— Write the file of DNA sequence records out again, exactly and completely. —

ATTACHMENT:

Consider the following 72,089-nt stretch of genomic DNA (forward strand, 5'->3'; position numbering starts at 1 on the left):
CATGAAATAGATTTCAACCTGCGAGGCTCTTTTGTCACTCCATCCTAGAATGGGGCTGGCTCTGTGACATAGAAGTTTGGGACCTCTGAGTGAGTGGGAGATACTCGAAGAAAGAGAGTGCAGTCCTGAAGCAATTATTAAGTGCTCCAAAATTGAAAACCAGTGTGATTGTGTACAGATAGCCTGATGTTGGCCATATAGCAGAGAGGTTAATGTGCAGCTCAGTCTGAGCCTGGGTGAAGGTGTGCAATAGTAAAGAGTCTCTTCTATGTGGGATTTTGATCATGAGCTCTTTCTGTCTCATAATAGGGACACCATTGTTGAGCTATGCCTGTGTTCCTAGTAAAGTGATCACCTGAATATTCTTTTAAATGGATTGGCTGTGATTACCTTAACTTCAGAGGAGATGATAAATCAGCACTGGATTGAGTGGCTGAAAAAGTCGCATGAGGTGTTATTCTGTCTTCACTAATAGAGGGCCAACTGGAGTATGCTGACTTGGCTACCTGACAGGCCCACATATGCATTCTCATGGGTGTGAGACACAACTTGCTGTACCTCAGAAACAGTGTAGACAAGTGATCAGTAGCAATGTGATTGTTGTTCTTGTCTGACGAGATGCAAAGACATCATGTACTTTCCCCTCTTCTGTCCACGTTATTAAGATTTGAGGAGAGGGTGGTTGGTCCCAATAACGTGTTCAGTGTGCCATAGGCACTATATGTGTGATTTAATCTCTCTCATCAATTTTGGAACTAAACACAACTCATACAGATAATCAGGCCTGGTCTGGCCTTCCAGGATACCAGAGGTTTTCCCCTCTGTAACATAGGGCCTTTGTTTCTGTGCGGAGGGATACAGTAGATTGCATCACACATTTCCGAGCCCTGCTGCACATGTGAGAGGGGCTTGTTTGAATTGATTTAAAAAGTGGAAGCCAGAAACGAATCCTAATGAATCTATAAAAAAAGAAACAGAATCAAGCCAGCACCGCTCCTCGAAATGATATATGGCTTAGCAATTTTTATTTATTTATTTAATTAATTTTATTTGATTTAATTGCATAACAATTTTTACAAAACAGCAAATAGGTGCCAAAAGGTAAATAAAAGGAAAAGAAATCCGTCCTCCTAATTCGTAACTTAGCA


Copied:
Consider the following 72,089-nt stretch of genomic DNA (forward strand, 5'->3'; position numbering starts at 1 on the left):
CATGAAATAGATTTCAACCTGCGAGGCTCTTTTGTCACTCCATCCTAGAATGGGGCTGGCTCTGTGACATAGAAGTTTGGGACCTCTGAGTGAGTGGGAGATACTCGAAGAAAGAGAGTGCAGTCCTGAAGCAATTATTAAGTGCTCCAAAATTGAAAACCAGTGTGATTGTGTACAGATAGCCTGATGTTGGCCATATAGCAGAGAGGTTAATGTGCAGCTCAGTCTGAGCCTGGGTGAAGGTGTGCAATAGTAAAGAGTCTCTTCTATGTGGGATTTTGATCATGAGCTCTTTCTGTCTCATAATAGGGACACCATTGTTGAGCTATGCCTGTGTTCCTAGTAAAGTGATCACCTGAATATTCTTTTAAATGGATTGGCTGTGATTACCTTAACTTCAGAGGAGATGATAAATCAGCACTGGATTGAGTGGCTGAAAAAGTCGCATGAGGTGTTATTCTGTCTTCACTAATAGAGGGCCAACTGGAGTATGCTGACTTGGCTACCTGACAGGCCCACATATGCATTCTCATGGGTGTGAGACACAACTTGCTGTACCTCAGAAACAGTGTAGACAAGTGATCAGTAGCAATGTGATTGTTGTTCTTGTCTGACGAGATGCAAAGACATCATGTACTTTCCCCTCTTCTGTCCACGTTATTAAGATTTGAGGAGAGGGTGGTTGGTCCCAATAACGTGTTCAGTGTGCCATAGGCACTATATGTGTGATTTAATCTCTCTCATCAATTTTGGAACTAAACACAACTCATACAGATAATCAGGCCTGGTCTGGCCTTCCAGGATACCAGAGGTTTTCCCCTCTGTAACATAGGGCCTTTGTTTCTGTGCGGAGGGATACAGTAGATTGCATCACACATTTCCGAGCCCTGCTGCACATGTGAGAGGGGCTTGTTTGAATTGATTTAAAAAGTGGAAGCCAGAAACGAATCCTAATGAATCTATAAAAAAAGAAACAGAATCAAGCCAGCACCGCTCCTCGAAATGATATATGGCTTAGCAATTTTTATTTATTTATTTAATTAATTTTATTTGATTTAATTGCATAACAATTTTTACAAAACAGCAAATAGGTGCCAAAAGGTAAATAAAAGGAAAAGAAATCCGTCCTCCTAATTCGTAACTTAGCA